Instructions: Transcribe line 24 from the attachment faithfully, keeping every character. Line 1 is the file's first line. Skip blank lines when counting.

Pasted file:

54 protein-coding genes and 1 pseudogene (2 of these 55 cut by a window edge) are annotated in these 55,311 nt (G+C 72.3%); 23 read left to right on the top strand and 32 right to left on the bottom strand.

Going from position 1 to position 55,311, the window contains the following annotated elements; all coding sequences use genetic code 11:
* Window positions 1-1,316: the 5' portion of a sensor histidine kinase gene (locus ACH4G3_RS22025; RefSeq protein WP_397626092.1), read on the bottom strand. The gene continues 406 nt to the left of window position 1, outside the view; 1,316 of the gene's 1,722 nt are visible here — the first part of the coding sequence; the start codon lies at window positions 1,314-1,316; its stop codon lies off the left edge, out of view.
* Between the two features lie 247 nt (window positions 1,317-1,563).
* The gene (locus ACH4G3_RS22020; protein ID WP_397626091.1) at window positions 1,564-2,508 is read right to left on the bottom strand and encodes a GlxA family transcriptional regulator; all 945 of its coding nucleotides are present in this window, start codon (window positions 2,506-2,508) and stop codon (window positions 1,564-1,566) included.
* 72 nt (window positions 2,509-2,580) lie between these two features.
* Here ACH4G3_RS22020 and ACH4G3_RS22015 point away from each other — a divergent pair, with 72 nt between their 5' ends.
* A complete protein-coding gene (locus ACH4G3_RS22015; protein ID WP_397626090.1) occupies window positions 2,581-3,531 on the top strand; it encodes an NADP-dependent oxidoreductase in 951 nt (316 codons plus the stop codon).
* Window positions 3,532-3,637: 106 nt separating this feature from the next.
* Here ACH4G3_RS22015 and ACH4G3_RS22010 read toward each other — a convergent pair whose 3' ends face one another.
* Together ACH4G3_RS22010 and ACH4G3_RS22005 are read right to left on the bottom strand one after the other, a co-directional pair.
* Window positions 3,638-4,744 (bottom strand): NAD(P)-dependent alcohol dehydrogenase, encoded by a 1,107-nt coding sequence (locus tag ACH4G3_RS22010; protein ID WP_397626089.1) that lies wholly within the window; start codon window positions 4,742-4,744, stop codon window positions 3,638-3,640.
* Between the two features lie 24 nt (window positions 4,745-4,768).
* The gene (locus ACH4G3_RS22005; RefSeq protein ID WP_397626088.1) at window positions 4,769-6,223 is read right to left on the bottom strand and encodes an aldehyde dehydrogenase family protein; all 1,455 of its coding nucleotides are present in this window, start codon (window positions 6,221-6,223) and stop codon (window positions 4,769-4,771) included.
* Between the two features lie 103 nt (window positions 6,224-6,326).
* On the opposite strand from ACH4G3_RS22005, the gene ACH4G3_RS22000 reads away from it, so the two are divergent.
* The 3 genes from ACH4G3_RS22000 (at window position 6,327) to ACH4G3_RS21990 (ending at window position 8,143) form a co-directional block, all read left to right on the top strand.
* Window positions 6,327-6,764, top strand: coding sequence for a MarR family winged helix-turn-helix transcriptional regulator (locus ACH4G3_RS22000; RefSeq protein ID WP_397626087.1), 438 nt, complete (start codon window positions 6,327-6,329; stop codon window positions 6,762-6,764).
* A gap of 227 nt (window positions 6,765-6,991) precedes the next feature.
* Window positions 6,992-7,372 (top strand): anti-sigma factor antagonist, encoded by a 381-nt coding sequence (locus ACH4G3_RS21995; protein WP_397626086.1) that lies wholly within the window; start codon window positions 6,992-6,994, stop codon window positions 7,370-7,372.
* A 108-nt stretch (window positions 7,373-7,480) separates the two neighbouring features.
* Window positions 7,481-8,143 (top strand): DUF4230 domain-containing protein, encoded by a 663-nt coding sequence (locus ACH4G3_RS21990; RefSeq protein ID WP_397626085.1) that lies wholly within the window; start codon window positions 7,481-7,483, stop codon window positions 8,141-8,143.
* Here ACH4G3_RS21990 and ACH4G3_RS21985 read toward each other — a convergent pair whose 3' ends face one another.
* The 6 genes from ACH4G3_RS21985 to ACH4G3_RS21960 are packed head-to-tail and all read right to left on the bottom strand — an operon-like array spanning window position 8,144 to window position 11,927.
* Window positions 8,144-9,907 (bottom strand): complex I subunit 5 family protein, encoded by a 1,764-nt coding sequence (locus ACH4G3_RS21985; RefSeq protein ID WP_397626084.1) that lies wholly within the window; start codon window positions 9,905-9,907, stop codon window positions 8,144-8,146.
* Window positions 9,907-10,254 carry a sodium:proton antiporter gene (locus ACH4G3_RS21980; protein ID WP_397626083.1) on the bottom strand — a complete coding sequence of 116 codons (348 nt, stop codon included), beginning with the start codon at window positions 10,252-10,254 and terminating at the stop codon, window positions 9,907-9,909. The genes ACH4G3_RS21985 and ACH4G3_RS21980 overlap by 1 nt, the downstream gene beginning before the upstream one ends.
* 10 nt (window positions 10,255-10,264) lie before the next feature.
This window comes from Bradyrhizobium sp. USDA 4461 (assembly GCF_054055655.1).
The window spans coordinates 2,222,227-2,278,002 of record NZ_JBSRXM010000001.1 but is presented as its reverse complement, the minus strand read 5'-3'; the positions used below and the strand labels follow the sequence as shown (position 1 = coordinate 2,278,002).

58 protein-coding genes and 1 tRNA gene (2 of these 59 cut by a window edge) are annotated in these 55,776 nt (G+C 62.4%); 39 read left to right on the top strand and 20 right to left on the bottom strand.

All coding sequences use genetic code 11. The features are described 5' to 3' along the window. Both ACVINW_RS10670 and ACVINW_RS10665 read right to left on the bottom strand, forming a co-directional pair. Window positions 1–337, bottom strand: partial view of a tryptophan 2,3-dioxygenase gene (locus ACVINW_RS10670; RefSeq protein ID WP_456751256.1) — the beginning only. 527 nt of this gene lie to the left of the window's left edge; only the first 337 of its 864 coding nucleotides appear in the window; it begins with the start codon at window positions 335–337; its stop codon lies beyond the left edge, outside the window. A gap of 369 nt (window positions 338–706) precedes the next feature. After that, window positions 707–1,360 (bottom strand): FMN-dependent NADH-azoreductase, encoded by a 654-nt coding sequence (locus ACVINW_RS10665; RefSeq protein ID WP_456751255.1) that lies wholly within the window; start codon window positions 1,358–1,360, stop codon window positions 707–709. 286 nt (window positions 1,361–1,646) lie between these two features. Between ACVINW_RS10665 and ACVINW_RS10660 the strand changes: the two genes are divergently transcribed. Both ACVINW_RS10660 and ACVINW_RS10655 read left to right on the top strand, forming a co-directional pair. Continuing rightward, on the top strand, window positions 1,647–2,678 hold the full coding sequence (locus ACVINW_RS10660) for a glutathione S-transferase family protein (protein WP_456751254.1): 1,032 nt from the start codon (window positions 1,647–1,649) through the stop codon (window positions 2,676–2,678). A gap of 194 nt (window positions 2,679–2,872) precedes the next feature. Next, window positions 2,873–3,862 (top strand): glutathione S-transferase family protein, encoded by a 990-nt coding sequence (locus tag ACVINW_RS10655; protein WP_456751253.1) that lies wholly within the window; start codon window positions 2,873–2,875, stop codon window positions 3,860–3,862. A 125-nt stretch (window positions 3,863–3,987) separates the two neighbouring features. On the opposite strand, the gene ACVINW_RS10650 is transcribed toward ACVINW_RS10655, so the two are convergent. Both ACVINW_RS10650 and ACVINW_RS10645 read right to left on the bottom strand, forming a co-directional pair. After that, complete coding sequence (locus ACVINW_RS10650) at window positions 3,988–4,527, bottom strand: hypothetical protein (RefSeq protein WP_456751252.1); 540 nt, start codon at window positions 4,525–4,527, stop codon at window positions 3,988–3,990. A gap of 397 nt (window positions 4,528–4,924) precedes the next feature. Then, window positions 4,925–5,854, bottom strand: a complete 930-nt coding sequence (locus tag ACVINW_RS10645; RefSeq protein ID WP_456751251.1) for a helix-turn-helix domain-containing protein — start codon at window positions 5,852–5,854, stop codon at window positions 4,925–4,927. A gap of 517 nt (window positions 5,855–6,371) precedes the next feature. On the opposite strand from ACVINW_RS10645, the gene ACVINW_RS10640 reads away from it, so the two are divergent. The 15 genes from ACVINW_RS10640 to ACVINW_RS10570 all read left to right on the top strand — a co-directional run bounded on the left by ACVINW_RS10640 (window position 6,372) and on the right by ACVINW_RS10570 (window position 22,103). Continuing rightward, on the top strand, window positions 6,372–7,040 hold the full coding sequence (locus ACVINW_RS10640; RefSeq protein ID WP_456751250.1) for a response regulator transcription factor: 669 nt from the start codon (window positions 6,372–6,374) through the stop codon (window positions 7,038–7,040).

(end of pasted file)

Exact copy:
* The 6 genes from ACH4G3_RS21985 to ACH4G3_RS21960 are packed head-to-tail and all read right to left on the bottom strand — an operon-like array spanning window position 8,144 to window position 11,927.